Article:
It’s no mirage — starting this spring, downtown New Haven will be a “food desert” no more.
Chain grocer Stop & Shop announced plans Tuesday to move into the Whalley Avenue space once occupied by Shaw’s. Stop & Shop’s plan to move into Dwight Place comes a year after Shaw’s parent company, Minneapolis-based Supervalu Inc., closed all 18 of its Connecticut locations, leaving Yale and downtown New Haven without a major grocer. The new Stop & Shop location is slated to open late this spring, after the company renovates the 56,000 square-foot building to meet company-wide style and layout standards.
“Hurrah! Cheers! Kudos,” Yale College Dean Mary Miller wrote in an e-mail to the News. “This is terrific for undergraduate, graduate, and professional students, along with the greater community of New Haven. I look forward to shopping there once a week or more.”
The new location will tailor its selection to the area’s demographics, Stop & Shop spokeswoman Amy Murphy said. For Yale students, that means an emphasis on natural or organic foods as well as prepared foods for on-the-go meals, she added; for members of the area’s large Hispanic community, that could mean more foods used in Latino dishes.
“We’ve started to do a lot of research and will continue to do that research to try to present the best store with the best assortment of products,” Murphy said.
Students as well as community and University leaders heralded Stop & Shop’s arrival as big news for New Haven. Linda Townsend-Maier, the director of the Greater Dwight Development Corporation, which owns the property, called the announcement a “relief.”
“I was concerned that it wouldn’t happen but hopeful that it would, and now that we have finalized the deal, I am totally delighted,” she said.
Indeed, many administrators expressed enthusiasm that New Haven’s year-long food drought was finally over. Bruce Alexander ’65, the vice president for New Haven and state affairs, said he was a regular at Shaw’s and plans to frequent Stop & Shop.
Students, too, welcomed the news that Stop & Shop would be moving in within walking distance.
“One of the worst parts of living off-campus this year was that there was no grocery store,” said Eva Uribe ’11. “It’s been a huge hassle to get food.”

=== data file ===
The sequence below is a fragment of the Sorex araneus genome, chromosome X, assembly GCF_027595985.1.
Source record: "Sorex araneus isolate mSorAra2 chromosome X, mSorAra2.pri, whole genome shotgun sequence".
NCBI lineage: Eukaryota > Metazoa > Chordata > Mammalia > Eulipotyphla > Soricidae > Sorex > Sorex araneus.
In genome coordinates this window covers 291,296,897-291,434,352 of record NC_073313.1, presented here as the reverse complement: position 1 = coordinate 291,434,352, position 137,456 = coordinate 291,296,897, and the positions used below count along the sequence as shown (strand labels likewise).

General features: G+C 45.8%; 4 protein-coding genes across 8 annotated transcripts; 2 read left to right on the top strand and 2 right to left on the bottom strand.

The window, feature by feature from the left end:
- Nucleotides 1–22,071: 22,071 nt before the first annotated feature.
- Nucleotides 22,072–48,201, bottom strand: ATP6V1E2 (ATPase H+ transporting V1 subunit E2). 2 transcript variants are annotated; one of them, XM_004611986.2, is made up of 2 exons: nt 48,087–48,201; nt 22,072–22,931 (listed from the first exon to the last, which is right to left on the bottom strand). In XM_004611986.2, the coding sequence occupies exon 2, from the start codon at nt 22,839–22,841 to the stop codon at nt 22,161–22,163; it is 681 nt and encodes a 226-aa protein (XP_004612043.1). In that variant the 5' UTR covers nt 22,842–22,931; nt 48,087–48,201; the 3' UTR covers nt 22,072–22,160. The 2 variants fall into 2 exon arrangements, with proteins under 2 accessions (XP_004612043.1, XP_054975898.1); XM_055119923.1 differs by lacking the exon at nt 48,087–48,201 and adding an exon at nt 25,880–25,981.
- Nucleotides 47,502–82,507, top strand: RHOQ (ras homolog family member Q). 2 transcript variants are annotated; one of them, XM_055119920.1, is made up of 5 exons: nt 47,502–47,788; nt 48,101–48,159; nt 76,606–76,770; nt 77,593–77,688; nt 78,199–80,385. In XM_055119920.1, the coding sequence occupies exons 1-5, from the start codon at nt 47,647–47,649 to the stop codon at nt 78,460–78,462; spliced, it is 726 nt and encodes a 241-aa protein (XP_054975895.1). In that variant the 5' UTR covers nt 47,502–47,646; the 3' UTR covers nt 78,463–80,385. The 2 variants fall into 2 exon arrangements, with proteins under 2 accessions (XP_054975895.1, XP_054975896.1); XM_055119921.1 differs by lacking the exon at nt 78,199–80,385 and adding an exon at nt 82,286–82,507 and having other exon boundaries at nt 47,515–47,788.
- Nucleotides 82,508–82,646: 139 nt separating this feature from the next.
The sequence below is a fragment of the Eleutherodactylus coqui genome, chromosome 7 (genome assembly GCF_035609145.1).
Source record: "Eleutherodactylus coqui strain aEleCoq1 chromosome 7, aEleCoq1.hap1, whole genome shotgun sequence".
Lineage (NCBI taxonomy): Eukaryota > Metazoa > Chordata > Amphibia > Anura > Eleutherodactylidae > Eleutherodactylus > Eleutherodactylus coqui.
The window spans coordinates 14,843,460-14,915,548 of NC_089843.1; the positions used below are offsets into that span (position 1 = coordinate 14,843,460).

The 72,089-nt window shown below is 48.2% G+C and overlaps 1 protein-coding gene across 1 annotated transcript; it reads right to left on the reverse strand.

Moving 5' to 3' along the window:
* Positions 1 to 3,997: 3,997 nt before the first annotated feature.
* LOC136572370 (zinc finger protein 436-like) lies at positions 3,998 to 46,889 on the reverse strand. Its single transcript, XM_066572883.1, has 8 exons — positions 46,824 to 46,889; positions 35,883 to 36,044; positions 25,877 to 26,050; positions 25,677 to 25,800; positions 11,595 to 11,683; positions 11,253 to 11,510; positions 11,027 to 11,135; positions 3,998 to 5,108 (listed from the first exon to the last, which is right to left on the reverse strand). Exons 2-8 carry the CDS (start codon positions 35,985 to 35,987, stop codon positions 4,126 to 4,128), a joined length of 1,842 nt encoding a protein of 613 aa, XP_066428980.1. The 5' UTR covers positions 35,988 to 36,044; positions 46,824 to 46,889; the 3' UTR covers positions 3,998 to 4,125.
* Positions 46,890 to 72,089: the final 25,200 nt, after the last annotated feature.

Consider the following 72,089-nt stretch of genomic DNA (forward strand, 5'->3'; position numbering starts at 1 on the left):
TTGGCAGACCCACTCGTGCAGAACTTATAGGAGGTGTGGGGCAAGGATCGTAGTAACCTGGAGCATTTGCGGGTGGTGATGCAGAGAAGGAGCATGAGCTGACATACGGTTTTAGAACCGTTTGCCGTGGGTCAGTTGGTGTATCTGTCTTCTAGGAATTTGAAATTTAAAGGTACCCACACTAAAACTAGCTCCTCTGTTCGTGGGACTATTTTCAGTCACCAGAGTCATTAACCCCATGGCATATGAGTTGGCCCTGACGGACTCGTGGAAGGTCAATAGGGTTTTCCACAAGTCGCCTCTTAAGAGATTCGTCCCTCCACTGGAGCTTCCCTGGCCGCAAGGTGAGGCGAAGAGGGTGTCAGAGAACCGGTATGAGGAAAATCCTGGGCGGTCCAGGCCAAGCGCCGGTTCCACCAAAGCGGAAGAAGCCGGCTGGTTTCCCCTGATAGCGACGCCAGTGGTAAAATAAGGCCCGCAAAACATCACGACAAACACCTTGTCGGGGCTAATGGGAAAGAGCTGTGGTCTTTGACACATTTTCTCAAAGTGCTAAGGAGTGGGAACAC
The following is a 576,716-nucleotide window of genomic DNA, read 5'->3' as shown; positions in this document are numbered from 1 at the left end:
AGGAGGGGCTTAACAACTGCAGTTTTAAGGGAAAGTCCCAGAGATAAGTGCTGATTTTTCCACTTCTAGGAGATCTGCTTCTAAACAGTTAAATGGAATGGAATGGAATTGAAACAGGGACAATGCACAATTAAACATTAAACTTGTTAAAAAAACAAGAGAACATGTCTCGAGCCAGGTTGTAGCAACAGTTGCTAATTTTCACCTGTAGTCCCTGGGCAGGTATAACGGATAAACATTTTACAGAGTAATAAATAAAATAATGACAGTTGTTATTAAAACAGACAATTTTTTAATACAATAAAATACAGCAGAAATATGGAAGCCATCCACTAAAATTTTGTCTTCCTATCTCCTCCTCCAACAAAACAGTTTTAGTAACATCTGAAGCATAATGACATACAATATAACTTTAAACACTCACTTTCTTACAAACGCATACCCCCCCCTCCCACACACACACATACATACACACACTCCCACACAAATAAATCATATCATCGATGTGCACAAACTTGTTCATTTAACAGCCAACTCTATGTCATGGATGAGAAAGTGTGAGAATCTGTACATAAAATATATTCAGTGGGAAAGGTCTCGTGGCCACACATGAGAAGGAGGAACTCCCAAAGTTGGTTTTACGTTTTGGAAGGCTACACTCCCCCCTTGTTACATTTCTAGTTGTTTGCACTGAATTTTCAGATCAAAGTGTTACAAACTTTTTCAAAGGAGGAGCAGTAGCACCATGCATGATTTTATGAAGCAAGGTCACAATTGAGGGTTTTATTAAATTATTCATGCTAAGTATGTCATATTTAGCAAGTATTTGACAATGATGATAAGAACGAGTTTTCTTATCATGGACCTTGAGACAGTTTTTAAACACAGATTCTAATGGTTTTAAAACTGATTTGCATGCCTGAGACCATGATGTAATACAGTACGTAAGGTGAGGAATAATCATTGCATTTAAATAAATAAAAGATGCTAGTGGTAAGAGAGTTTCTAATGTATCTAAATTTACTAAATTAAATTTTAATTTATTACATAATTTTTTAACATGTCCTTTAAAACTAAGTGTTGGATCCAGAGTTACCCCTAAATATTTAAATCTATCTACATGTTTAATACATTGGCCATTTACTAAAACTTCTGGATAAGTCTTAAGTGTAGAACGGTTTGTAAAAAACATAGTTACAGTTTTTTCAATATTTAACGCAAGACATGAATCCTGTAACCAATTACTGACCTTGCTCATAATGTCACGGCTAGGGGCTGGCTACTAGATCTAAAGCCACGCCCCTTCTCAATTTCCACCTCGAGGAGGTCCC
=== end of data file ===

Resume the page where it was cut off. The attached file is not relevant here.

Uribe and her housemates on Dwight Street occasionally used Zipcar to go to other grocery stores, like the Stop & Shop further down Whalley, but that option often proved costly. More often, she said, they just went without groceries, which meant “a lot of granola bars … whatever you can get at Gourmet Heaven.”
Some, like Dwight Street resident Matthew Spaulding ’12, chose to use online grocers, such as Peapod. But Peapod charges a $9.95 delivery fee after the first 60 days of membership.
“I’m very excited about Stop & Shop … it’ll be nice to be able to choose my own produce,” Spaulding said.
Since Shaw’s closed its doors, Yale has been intimately involved in the search for a new grocer for Dwight Place. University Properties director Abigail Rider helped with the negotiations. So did a handful of Yale Law School and School of Management students in the law school’s Ludwig Community Development clinic. The clinic, directed by Robin Golden ’79 LAW ’98, assisted the Development Corporation and the Greater Dwight Community Investment Corporation with legal advice and financial analysis.
“I’m hoping that they’re going to be very anxious to reach out to the community and make sure what they’re carrying meets the needs of the community,” Golden said of the new store.
Shaw’s first came to Dwight Place in 1998, and before it closed was one of the highest-volume stores in the state, according to the press release.